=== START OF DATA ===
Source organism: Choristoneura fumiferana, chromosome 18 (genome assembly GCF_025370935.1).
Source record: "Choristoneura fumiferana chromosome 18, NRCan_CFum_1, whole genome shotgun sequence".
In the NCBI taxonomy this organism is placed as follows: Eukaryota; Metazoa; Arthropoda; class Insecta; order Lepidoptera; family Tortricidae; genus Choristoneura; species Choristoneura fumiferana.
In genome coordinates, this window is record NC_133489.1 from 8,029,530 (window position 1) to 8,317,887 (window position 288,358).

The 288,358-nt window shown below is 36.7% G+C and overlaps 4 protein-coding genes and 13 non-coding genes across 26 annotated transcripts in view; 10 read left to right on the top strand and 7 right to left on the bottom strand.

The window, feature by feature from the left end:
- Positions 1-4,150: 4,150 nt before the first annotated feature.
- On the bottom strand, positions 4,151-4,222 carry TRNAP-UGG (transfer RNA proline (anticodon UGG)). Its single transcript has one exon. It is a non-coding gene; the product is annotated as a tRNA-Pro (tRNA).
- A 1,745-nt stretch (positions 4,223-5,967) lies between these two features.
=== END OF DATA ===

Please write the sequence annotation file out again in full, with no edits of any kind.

Source organism: Choristoneura fumiferana, chromosome 18 (genome assembly GCF_025370935.1).
Source record: "Choristoneura fumiferana chromosome 18, NRCan_CFum_1, whole genome shotgun sequence".
In the NCBI taxonomy this organism is placed as follows: Eukaryota; Metazoa; Arthropoda; class Insecta; order Lepidoptera; family Tortricidae; genus Choristoneura; species Choristoneura fumiferana.
In genome coordinates, this window is record NC_133489.1 from 8,029,530 (window position 1) to 8,317,887 (window position 288,358).

The 288,358-nt window shown below is 36.7% G+C and overlaps 4 protein-coding genes and 13 non-coding genes across 26 annotated transcripts in view; 10 read left to right on the top strand and 7 right to left on the bottom strand.

The window, feature by feature from the left end:
- Positions 1-4,150: 4,150 nt before the first annotated feature.
- On the bottom strand, positions 4,151-4,222 carry TRNAP-UGG (transfer RNA proline (anticodon UGG)). Its single transcript has one exon. It is a non-coding gene; the product is annotated as a tRNA-Pro (tRNA).
- A 1,745-nt stretch (positions 4,223-5,967) lies between these two features.